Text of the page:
Mike Giesey reported that the resolution to EPA Administrator Leavitt in support of previously agreed to funding levels is being circulated in the community for signatures. Individuals are also being urged to write their own letters to Administrator Leavitt supporting the funding levels. The letters can be dropped off at Timberline Auto. The resolution and letters will be presented to Administrator Leavitt during his pending visit to Libby. The CARD Clinic Board of Directors is also preparing a letter that will be sent to the Administrator suggesting activities during his visit. The CARD Clinic recently convened a second research conference on ARD in Libby. The conference lasted a day and one-half and was attended by twelve doctors and researchers. This group volunteered to review research proposals.

CAG Member Question - The next time this group meets, could they hold a public session to provide a summary of what they are doing?
Answer by Mike Giesey - The two meetings held to date have not been open to the general public because of time constraints. We will talk with the group about holding a public session at any future meeting.

CAG Member Comment - These doctors are acting in an advisory capacity to the CARD Clinic. They are discussing the difference between asbestos disease that they are used to seeing and what is happening in Libby.

CAG Member Comment - We are waiting for a press release from Senator Baucus' office to kick off a seven to ten day public campaign for the resolution and letter writing for Administrator Leavitt's visit. We are targeting an April date for the Administrator's visit.
Response by Jim Christiansen - You should not assume that the visit will necessarily be in April. It may be sooner, and he may come at short notice, so you should begin your preparation for the visit now.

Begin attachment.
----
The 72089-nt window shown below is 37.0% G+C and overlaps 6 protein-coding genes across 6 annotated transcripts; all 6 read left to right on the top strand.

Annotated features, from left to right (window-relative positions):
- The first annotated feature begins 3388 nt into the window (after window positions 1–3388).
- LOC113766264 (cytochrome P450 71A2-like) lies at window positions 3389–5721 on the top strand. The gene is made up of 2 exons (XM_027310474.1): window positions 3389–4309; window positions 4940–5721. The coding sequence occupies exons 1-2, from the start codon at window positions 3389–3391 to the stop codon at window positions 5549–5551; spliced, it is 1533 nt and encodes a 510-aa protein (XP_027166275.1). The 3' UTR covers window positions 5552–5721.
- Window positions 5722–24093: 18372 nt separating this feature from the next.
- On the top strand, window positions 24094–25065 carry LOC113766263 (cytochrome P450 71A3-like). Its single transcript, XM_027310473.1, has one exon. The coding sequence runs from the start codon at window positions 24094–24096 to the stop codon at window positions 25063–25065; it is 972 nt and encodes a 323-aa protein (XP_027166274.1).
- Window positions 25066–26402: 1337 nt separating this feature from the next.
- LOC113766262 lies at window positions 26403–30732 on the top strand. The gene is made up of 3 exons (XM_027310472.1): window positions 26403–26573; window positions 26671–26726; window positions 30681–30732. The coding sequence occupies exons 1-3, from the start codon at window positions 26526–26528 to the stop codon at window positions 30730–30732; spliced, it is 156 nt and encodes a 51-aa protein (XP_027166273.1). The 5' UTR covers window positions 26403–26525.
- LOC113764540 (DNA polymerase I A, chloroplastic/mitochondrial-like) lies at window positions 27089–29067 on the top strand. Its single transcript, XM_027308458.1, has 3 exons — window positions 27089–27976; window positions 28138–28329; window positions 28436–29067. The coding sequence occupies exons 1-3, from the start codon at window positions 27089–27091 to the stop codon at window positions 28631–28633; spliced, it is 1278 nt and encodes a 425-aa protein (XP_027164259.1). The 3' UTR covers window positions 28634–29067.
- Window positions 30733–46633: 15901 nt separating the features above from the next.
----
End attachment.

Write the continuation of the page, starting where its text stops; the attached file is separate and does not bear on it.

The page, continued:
Public Comment

Audience Member Comment - Commissioner Rita Windom is organizing a bus trip to Helena to protest taking funding from improving Highway 2 and diverting it to work on Highway 93. I encourage everyone who can to participate in the bus trip.

 CAG Member Question - The Highway 2 improvement will bring funding to Libby, so we should support Commissioner Windom's efforts. 

Next Meeting

The next regular CAG meeting is scheduled for 7:00 to 9:00 p.m. on Thursday, March 11, 2004 in the Ponderosa Room of Libby City Hall.

Appendix 1

CAG Member & Guest Attendance List
February 12, 2004


Group/Organization Represented

Gayla Benefield


George Keck

Technical Advisory Group

Sandy Wagner


Rick Palagi

St. John's Lutheran Hospital

Jim Christiansen

EPA Project Manager

Gary D. Swenson


David F. Latham

The Montanian Newspaper

Clinton Maynard

Area Asbestos Research Group

LeRoy Thom

Former Grace Employee

Wendy Thomi


Gordon Sullivan


Ken Hays

Senior Citizens


John Wardell



Photos courtesy of Dudley Dana, Dana Gallery